Newspaper article The Florida Times Union

Crist Gets Pressure on Veto Warning; the Governor Has Said He Might Say No to the Education/teacher Bill

Newspaper article The Florida Times Union

Crist Gets Pressure on Veto Warning; the Governor Has Said He Might Say No to the Education/teacher Bill

Article excerpt

Byline: BRANDON LARRABEE

TALLAHASSEE - A measure overhauling teacher contracts was set to narrowly pass the House on Thursday, even as pressure grew on Gov. Charlie Crist to make good on his warnings that he might veto the bill.

Lawmakers debated late into the night, but even Democrats conceded that Republicans had secured enough votes to push through the controversial measure, which ties pay increases for teachers to student achievement and does away with employment protections, generally called "tenure," for any teacher hired beginning July 1.

The bill will then go to Crist, who indicated earlier in the session that he might sign the legislation but reiterated Thursday that he hasn't made a decision and has concerns about the bill.

"There are things about it that I like and things about it that give me some concern," Crist told reporters after an unrelated bill signing. "And I've expressed that. I just want to weigh it out and continue to listen."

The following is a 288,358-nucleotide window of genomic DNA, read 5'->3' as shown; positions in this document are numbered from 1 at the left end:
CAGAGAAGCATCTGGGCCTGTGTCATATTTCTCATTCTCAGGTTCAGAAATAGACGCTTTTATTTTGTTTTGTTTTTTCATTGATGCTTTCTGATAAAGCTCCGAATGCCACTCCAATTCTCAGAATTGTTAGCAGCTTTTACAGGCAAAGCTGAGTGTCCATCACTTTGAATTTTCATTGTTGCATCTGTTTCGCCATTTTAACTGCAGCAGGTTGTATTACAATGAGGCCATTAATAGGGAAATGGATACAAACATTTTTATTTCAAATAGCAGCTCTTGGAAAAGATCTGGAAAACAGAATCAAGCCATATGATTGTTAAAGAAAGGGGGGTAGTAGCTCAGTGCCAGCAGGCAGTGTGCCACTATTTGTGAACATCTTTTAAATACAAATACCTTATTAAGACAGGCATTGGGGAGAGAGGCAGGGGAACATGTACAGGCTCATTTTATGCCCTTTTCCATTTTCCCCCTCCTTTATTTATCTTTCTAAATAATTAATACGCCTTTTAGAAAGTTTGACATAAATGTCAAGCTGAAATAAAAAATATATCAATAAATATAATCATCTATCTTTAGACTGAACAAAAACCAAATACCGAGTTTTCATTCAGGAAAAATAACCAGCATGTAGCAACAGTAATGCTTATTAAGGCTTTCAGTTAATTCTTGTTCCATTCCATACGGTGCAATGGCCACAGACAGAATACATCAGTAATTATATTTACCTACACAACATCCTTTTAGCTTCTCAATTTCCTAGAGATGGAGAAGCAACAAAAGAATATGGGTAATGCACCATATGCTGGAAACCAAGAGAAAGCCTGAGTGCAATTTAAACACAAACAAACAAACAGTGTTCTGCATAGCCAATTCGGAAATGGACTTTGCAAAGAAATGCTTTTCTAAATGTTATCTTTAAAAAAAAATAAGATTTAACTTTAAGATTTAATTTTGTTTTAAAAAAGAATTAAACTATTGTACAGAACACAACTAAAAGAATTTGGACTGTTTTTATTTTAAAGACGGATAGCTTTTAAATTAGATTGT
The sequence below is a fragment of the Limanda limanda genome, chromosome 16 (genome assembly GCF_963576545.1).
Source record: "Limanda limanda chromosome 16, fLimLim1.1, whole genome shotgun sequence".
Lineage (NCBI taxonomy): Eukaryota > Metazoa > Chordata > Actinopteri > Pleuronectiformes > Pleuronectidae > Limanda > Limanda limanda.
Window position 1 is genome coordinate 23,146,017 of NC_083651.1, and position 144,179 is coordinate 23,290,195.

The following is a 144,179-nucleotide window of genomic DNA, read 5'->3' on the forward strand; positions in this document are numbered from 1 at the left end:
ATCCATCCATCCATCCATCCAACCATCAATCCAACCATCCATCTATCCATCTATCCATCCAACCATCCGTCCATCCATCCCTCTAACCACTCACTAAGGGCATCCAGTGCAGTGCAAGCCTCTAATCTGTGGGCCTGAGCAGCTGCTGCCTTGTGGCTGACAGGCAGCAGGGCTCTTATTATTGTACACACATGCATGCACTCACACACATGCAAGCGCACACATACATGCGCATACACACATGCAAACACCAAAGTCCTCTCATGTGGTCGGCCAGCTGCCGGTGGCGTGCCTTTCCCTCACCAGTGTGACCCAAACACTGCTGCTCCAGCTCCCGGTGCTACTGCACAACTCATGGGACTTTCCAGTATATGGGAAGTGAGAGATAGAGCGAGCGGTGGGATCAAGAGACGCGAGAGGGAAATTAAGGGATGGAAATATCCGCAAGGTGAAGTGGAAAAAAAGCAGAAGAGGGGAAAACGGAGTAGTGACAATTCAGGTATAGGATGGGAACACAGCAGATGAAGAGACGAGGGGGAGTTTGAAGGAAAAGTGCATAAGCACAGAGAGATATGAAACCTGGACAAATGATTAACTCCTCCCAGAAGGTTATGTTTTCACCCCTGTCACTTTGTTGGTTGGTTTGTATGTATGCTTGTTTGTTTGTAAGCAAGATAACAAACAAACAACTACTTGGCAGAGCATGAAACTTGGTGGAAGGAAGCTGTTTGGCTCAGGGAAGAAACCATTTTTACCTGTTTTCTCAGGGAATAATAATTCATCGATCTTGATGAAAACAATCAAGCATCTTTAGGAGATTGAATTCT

But Sen. John Thrasher, R-St. Augustine and the bill's sponsor, said Crist had told Thrasher "several times" that he would sign the legislation.

"Now, does he have a right to change his mind? Certainly he does," Thrasher said. "We all do. But he did tell me, and I've always taken him as a man for his word."

Crist brushed off any suggestion that political considerations had caused him to rethink his stance on the bill.

"I'm listening to the people of Florida - my boss," he said.

The people of Florida have, by all accounts, tried to make themselves heard. Lawmakers have been hammered with hundreds of e-mails and calls, sometimes in a single day, from teachers, parents and others as the bill moved toward Thursday's decisive vote. About 120 witnesses signed up to speak at the final House committee hearing on the bill before the floor debate.

Democrats drew on those complaints in the debate Thursday, to the point that GOP leaders used the chamber's rules to curtail the reading of outside comments. That brought protests from Democrats.

"We're telling our citizens that we don't care what they think," said House Democratic Leader Franklin Sands of Weston. …

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